A roundtable discussion, with EU Innovation Lecturer Henry Chesbrough and leading practitioners, on the practical challenges and opportunities of open innovation in Europe
Open innovation has quickly become the dominant model for multinational research, with sweeping implications for universities, SMEs, investors and, ultimately, the economy. But there are many practical challenges to making it work in Europe. Questions include:
- Can government procurement be used to steer more open innovation to Europe?
- How can the growth of corporate venturing be applied to open innovation in Europe?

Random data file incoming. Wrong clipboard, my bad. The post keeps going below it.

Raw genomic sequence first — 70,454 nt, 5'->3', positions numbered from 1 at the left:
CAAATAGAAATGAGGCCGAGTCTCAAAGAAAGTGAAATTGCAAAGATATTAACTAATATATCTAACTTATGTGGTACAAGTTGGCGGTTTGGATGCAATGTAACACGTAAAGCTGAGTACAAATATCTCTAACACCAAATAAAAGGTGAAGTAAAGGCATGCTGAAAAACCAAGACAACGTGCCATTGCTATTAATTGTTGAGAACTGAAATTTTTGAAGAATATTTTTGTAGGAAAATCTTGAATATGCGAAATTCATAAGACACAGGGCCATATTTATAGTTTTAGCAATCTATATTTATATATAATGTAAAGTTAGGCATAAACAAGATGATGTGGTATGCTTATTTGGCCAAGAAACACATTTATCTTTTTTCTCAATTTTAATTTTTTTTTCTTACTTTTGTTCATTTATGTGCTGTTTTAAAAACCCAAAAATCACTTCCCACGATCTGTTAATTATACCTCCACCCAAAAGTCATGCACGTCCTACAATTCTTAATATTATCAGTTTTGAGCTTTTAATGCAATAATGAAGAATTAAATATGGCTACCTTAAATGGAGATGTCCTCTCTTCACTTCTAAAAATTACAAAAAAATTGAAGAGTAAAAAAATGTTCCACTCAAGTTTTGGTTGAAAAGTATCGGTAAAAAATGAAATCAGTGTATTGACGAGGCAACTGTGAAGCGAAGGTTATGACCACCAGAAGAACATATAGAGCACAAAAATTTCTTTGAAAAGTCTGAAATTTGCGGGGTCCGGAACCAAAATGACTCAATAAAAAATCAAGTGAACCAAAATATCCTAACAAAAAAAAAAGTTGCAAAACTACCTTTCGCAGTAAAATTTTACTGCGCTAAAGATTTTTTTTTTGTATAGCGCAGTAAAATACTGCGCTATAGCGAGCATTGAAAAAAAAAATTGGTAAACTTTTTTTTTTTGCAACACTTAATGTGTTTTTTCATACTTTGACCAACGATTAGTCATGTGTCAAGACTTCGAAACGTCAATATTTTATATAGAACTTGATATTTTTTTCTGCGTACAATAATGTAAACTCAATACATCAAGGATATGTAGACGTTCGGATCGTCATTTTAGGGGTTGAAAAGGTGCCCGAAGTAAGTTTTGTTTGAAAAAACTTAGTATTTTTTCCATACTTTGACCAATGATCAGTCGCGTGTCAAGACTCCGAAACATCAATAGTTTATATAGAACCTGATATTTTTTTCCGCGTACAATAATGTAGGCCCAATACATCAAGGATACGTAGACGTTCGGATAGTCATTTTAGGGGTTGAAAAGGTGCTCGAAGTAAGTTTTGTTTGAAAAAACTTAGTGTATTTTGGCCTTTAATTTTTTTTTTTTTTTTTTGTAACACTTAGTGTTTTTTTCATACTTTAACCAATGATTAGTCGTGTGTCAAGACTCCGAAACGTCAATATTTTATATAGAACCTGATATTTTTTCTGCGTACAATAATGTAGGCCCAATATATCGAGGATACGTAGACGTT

- How can Europe stay open for innovation, in a ‘closed’ world of rising protectionism?
- Can our vast public-sector databases be used to spur more open innovation?
These questions will be at the centre of an open, informal discussion among all participants in this workshop – and will build towards the drafting of a suggested EU Open Innovation Charter. The discussion keys off the lecture earlier in the day by Prof Chesbrough, the leading academic expert on open innovation, who has just completed a policy study on the topic with the Science|Business Innovation Board, a think tank formed to promote a better climate for innovation in Europe. Results of Prof. Chesbrough’s study, as well as the draft Charter to be developed in this session, will be published after the conference by Science|Business.